Top 12 Most Beautiful Villages and Towns in Kent
I have discovered a beautiful area of Kent for the first time during our bike tour when we cycled from London to Dover. We passed through the prettiest paths and some breathtaking scenery. We had to rush to Dover to take a ferry to France, but we told ourselves we would be back and plan a visit to more towns and villages in Kent.
We went back to Kent quite often after our bike tour, sometimes with our bikes and sometimes we went on a road trip from London to Kent by car. And we keep going back for a weekend break or even a day trip.
Indeed, there are various beautiful places in Kent to visit, and things to do, too. Here, we compiled a list of the most beautiful villages and towns in the county including what to do and how to get there.
Maidstone is a large town situated in the south-east of London. It will take you around one or two hours to drive from London to Maidstone in Kent, depending on where you start your journey from London.
You can also get to Maidstone by direct train from London Victoria station or London St Pancras International. The train ride takes around one hour and you can take your bicycle with you on a train without extra charges.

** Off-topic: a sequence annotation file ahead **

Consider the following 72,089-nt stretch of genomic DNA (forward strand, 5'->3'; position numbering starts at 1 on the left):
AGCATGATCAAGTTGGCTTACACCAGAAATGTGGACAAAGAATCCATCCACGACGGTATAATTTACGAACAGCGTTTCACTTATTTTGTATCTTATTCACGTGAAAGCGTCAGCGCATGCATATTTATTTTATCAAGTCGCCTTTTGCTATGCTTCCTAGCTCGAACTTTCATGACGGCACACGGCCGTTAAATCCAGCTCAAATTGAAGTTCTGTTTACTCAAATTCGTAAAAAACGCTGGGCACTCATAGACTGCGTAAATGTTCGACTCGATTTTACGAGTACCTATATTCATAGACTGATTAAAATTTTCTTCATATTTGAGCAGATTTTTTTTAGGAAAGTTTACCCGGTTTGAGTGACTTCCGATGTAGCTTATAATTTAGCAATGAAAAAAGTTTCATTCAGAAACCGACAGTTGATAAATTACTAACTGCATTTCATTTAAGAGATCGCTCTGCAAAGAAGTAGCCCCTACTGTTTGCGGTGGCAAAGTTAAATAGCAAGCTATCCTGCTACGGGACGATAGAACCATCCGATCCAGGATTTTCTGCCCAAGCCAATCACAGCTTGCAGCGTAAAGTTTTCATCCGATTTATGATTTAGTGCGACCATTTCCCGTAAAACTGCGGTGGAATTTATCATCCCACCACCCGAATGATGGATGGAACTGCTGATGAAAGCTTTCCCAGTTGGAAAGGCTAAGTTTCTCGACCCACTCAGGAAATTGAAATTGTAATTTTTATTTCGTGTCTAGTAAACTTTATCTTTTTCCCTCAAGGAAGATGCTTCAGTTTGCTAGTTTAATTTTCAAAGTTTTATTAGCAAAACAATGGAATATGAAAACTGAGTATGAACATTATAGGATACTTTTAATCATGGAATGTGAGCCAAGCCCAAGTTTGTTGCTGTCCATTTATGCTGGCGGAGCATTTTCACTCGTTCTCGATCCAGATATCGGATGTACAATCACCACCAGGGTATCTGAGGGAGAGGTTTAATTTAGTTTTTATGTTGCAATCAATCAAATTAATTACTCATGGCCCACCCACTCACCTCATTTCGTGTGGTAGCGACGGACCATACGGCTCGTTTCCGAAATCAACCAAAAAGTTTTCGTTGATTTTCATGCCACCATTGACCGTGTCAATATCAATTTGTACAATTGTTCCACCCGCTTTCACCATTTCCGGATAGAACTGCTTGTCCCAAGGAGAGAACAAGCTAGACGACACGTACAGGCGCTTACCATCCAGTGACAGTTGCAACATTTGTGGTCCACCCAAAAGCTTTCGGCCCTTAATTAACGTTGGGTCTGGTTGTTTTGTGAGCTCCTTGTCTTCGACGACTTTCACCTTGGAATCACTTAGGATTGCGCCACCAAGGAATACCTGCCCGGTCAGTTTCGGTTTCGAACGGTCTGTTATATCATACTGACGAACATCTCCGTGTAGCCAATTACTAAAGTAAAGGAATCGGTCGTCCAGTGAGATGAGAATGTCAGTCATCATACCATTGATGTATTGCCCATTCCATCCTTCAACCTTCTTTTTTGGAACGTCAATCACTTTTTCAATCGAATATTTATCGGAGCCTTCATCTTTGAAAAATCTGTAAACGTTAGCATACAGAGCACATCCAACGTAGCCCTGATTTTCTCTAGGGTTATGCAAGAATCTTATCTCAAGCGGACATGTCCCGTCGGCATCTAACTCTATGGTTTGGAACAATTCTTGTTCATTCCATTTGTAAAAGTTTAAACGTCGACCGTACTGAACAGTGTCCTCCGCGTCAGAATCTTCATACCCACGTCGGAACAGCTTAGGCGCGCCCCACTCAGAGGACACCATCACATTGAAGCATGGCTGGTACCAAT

Whether you go to Maidstone for a day trip or a weekend getaway, there are different options in regards to things to do. You can go on a boat trip on the River Medway which is either a one-hour ride between Allington and Maidstone or a three-hour journey from Maidstone to Teston via East Farleigh Locks.
When it comes to food, there are plenty of both local and international restaurants in the town centre. You can have traditional fish and chips or go for a Spanish or an Italian dish.
I usually enjoy adventure and outdoor activities, if you are like me there are cycling and walking routes for any experience level. You can also head to Mote Park and pay £6.50 for a day to fish.
Aylesford is a small picturesque village on the River Medway, 4 miles to the north-west of Maidstone.
You can drive 10 minutes from Maidstone or one hour or so from London to get to the village. The free short stay car parks on both sides of the river facilitate your journey. When I say short-stay, I mean if you are staying for less than 23 hours.
The village is great for a day trip from London or even just half a day if you are travelling from other parts of Kent. You can start exploring the village from a small walking path right next to the car park that leads into the village on its main street. You can stroll around and cross the medieval five-arches bridge and have food and drinks in the 16th-century riverside restaurant.
Ashford is a town in the county of Kent, about 61 miles south-east of central London. You can take a day trip to Ashford or even have a weekend break since there are plenty of things to do in Ashford.